The Sports industry was one of the hardest hit, in the UK, during the Coronavirus Pandemic.
Not only did most sports stop indefinitely but, upon their return, little or no fans were allowed to watch the matches or games from the stands. Despite billions in lost income, elite sport organisations were offered no specific government financial support to ensure their survival.
Recognising the importance of this industry for many, from spectators, professionals and even the media, allowed many sports to return in June. This was possible with the implementation of the strictest conditions, but with a view to ensure a safe return for all.
In cricket, no detail went overlooked for matches to go ahead in the summer of 2020. Any break in the rules was met with the heaviest handed response. Jofra Archer bore witness to such punishment when he inadvertently broke the rules by seeing a friend in the middle of a test series. He had to self-isolate by himself in a hotel room for five days. He said it was like being “trapped” and counted down the days until freedom.
The return of sports was accompanied with enormous financial cost and sacrifice, but it became a summer of extraordinary entertainment and a mandatory distraction for millions of fans wanting to think and talk about something other than the pandemic. Players, journalists, coaches, support staff were forced to “bubble” for weeks to return.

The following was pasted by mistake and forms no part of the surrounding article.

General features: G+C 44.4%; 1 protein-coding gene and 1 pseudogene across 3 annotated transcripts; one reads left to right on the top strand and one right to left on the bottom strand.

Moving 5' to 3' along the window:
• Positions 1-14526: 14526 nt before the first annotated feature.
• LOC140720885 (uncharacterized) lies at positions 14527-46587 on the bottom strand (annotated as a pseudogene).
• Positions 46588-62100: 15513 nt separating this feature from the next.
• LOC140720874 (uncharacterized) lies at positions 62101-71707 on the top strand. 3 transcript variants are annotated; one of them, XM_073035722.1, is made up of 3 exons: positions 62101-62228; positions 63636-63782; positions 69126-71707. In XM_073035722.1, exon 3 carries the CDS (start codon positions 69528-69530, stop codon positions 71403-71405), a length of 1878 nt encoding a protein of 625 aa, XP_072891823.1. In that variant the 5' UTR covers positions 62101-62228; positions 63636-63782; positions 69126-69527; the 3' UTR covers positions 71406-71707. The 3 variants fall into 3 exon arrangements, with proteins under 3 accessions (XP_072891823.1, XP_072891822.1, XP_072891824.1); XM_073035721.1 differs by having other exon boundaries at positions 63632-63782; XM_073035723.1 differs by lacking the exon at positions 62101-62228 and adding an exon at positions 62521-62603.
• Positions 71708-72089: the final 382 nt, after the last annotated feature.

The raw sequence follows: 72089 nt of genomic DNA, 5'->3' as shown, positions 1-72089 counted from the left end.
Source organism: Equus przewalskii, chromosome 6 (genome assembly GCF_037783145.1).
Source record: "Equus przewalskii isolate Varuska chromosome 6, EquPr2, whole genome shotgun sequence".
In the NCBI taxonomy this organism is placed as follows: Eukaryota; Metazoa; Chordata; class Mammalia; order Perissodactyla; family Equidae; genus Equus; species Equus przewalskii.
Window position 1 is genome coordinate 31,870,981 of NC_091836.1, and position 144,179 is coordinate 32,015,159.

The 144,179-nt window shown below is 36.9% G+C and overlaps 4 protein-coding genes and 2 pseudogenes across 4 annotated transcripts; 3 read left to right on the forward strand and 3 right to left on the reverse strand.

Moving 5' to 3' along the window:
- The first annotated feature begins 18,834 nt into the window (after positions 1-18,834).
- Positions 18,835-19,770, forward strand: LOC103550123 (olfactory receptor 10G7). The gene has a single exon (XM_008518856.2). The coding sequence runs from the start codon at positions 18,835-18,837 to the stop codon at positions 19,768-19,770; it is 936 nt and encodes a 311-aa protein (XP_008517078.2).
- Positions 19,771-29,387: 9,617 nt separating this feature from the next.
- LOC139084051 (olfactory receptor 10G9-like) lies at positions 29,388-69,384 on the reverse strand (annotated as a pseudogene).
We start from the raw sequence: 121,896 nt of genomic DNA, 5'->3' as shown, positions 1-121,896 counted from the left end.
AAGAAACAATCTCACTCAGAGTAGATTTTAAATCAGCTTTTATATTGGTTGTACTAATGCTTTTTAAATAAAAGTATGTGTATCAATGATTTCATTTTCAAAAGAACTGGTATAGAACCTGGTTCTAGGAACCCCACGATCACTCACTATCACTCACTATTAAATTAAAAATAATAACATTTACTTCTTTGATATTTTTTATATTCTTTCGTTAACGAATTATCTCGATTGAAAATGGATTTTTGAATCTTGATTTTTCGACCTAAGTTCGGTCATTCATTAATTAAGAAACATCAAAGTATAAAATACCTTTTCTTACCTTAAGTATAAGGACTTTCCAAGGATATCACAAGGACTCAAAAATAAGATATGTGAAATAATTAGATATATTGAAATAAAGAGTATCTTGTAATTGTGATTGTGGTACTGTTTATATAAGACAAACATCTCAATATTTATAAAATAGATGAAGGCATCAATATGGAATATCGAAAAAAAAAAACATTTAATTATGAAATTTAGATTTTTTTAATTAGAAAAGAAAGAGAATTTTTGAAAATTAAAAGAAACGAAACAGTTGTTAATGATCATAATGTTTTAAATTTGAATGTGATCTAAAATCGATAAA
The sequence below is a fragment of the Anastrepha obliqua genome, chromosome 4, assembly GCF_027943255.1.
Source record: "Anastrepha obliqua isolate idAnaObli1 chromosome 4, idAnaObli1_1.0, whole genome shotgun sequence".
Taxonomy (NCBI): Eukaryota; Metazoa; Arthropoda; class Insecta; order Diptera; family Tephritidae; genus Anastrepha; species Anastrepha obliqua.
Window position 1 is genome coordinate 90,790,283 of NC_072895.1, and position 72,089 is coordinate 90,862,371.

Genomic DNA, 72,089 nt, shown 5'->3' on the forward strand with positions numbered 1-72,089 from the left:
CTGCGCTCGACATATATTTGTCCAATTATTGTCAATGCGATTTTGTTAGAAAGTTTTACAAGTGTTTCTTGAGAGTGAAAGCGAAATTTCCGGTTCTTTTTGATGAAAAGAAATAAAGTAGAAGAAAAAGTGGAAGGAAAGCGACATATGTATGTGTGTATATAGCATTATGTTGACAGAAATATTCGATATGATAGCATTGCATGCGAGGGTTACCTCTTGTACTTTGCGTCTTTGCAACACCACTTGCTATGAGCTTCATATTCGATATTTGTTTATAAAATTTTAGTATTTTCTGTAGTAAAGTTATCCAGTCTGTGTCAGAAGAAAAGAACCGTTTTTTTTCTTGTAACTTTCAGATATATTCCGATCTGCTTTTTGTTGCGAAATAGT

Such sacrifices stretched the political division between elite sports and the Government. Aside from the Job Retention (Furlough) Scheme and the Coronavirus Business Interruption Loan Scheme (CBLIS); sports was largely isolated to finance its own response to the pandemic.
Rick Parry, the EFL chairman said that that the 72 clubs had been either “ignored or forgotten” by the Government. Citing the wider concern that this might be the end for local clubs, outside of the elite of the Premier League.
An Alternative Solution
Unbeknown to many sports organisations, there is an available source of funding for sports clubs which has been in place for more than 20 years, through the R&D tax credit scheme. This has previously supported the funding of many activities, such as; improving athlete performance, sports medicine, sports textiles and many more.
However, this scheme may also apply to many of the costs financed by clubs to make their respective games “coronavirus ready”. Going forward; it is highly likely that more costs will need to be spent to make stadiums safe for people to attend safely. The amount of integration of medicine and technology will certainly increase.
We look forward to seeing how this scheme may shape the return of the, much missed, sports industry.
For more information, please don’t hesitate to contact us or check out our Sports Organistions Industry page.